Army signs Native Hawaiian covenant
Posted: Mar 24, 2010 6:02 PM Updated: Mar 24, 2010 6:02 PM
WAIKIKI (HawaiiNewsNow) – The Native Hawaiian community and the military have often been at odds over the use of land across the islands. But Wednesday, representatives from both signed a promise to work together.
It’s called the Native Hawaiian Covenant, a simple one-page statement along with six goals designed to heal the hard feelings between the two groups.
The Royal Order of Kamehameha started the ceremony with an offering at the Kukalepa Memorial at Fort DeRussy. The memorial stands in honor of maoli killed in battles. After the playing of the Star Spangled Banner and Hawaii Ponoi, members of the army and the Native Hawaiian Community stepped forward to sign the covenant.
It states the army will work to protect and preserve the fragile environment of the islands, as well as keep a dialogue open with Native Hawaiians while meeting the military’s missions.
One development is already planned at Makua Valley. The leeward Oahu training ground has been the center of several battles from groups who say military action there is destroying cultural sites and living species
“Through funding obtained from Senator Daniel Inouye’s office, we are creating a visitor’s center at the Makua Military reservation that will provide a location to describe the history of the valley and the rare cultural artifacts and unique plants and animal life located in that beautiful valley,” said Maj. Gen. Michael Terry, the Commanding General of the U.S. Army Hawaii. “We encourage people to visit Makua and fully support cultural access events and activities there.”
“It is the responsibility of the army and other other branches of service to safeguard us from unwarranted aggression,” said Neil Hannahs, a Kamehameha Schools Land Manager and member of the Native Hawaiian Advisory Council formed for this covenant. “The Kanaka Maoli advisory council recognizes these circumstances, and strives through this covenant to respect the importance of host culture needs and values while also recognizing the contribution of the military’s presence in ensuring our security and freedom.”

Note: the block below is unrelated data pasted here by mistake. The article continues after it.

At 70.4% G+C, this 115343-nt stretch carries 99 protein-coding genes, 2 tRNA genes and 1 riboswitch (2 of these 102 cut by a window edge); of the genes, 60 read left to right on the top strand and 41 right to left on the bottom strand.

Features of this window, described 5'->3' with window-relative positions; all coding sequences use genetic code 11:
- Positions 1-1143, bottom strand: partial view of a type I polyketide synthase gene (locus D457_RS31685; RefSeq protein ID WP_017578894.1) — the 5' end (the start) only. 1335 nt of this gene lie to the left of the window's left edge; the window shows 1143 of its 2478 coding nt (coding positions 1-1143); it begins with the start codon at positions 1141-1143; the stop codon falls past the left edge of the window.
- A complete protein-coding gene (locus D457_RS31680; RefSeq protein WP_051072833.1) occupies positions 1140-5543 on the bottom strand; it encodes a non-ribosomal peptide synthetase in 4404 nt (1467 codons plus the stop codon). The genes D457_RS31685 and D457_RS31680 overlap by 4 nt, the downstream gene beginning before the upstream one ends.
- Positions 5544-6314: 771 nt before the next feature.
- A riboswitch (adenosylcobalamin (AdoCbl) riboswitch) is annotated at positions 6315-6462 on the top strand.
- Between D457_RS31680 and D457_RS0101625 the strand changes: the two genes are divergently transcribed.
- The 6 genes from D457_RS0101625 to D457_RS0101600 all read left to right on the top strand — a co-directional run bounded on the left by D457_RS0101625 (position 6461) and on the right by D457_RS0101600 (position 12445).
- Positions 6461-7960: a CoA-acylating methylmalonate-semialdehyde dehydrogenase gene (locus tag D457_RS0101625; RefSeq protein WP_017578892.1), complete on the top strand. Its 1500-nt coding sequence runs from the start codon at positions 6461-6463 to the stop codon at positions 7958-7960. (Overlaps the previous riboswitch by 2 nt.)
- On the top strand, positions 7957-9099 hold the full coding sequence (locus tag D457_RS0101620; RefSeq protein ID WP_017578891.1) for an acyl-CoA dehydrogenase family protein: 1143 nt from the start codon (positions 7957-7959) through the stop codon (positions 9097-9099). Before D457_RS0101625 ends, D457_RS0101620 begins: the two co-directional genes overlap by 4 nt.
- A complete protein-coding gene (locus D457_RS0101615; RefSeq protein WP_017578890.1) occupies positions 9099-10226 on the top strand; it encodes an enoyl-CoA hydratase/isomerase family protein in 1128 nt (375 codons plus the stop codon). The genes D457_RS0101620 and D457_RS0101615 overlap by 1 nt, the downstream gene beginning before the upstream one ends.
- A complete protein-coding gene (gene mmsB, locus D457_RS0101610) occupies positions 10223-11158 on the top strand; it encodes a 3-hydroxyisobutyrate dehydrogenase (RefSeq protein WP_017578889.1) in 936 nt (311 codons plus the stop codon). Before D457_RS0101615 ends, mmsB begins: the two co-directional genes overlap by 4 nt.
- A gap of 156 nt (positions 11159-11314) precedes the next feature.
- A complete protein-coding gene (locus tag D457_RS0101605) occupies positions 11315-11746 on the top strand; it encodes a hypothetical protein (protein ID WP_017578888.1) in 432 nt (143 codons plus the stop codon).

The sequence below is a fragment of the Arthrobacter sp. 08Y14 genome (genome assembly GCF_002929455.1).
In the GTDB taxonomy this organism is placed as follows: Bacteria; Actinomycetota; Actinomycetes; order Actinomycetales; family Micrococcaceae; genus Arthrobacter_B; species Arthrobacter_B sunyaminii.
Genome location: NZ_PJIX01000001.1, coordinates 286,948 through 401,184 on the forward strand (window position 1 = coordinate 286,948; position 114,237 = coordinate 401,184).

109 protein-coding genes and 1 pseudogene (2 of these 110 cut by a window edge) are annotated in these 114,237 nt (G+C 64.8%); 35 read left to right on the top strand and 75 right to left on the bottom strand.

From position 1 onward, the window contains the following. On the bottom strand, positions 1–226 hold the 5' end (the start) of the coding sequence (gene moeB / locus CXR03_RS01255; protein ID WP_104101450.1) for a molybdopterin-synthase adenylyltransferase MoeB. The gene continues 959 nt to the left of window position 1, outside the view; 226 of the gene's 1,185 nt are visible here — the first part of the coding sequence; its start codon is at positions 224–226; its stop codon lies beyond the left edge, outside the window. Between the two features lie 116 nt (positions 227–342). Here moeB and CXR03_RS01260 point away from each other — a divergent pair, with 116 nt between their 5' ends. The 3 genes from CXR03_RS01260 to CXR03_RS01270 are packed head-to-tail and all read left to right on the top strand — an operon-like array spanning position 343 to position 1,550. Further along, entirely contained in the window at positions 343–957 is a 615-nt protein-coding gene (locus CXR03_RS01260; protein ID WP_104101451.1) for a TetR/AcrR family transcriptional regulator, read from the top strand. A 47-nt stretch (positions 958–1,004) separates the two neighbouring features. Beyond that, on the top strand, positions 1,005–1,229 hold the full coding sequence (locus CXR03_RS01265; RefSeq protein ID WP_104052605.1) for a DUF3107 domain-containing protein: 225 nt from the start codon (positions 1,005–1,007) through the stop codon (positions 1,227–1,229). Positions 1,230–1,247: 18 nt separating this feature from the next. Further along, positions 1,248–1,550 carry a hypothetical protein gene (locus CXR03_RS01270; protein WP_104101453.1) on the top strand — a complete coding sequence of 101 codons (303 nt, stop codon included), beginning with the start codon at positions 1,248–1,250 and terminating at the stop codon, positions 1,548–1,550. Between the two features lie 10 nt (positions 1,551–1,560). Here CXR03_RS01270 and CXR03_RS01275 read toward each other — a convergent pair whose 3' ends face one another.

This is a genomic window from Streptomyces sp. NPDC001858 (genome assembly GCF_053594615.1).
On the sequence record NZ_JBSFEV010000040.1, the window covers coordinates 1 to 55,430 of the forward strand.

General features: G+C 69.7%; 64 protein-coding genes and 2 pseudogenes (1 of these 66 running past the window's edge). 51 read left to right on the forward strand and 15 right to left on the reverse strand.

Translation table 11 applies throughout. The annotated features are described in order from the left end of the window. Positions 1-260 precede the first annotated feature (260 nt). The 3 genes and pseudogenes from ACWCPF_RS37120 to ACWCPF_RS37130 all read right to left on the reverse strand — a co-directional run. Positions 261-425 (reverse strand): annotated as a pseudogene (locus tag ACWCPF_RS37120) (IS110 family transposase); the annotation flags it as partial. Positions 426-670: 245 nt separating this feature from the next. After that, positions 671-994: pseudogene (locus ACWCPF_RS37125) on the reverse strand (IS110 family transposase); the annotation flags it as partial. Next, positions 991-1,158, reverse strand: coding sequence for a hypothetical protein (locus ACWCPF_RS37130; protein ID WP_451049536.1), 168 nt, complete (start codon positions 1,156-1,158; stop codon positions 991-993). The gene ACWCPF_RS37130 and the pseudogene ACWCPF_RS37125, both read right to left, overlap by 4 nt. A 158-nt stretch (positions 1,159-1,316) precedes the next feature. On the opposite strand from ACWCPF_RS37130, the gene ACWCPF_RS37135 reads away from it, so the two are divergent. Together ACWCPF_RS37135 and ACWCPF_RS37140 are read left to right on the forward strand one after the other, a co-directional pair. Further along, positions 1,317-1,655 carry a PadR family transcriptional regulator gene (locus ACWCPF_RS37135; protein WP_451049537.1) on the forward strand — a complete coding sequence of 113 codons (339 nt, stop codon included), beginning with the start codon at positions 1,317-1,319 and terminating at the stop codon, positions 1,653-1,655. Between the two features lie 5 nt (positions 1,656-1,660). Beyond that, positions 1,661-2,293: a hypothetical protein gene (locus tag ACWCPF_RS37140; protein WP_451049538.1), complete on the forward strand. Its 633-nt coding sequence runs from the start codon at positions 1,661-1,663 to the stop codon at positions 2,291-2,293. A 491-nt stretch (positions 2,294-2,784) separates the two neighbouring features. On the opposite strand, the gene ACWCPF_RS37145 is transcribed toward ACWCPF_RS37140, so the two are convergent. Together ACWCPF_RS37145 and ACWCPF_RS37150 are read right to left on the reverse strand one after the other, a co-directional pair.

The covenant ceremony ended with hula, and the planting of an ulu to symbolize a new beginning.
Here is the complete text of the Native Hawaiian Covenant:
US Army-Hawaii’s Covenant with Native Hawaiians
We recognize that…
…The Native Hawaiians are nâ kanaka ôîwi Hawaii…the aboriginal peoples of Hawai’i.
…Native Hawaiian’ cultural and historical experiences are shaped by the land and surrounding ocean…that as the Army maintains and uses the land of Hawai’i, it is mindful to protect and preserve this fragile environment and ensure that what remains is a meaningful legacy for future generations.
We are committed to:
Providing sustainable installation support and services for Joint War fighters, our Army Families, and the military community that meets current and future mission requirements, safeguards human health, improves quality of life and enhances the natural environment;
Providing proactive dialogue with Native Hawaiians to ensure the meaningful exchange of information and to enable sound, informed decisions by the Army that respects the legacy of the Native people of Hawai’i while meeting the mission and goals of the Army;
Building a partnership between the Native Hawaiian community and the US Army, a relationship that promotes mutual cooperation, understanding and enhances the standing of each within the community;
We are committed to a mutually beneficial relationship between Native Hawaiians and the US Army, Hawai’i by:
- Enhancing education and understanding of Native Hawaiian issues, culture, and values to Army Soldiers and Families
- Enhancing education and understanding of Army values, culture and actions to the Native Hawaiian community
- Leveraging opportunities for proactive dialogue between the Army and Native Hawaiians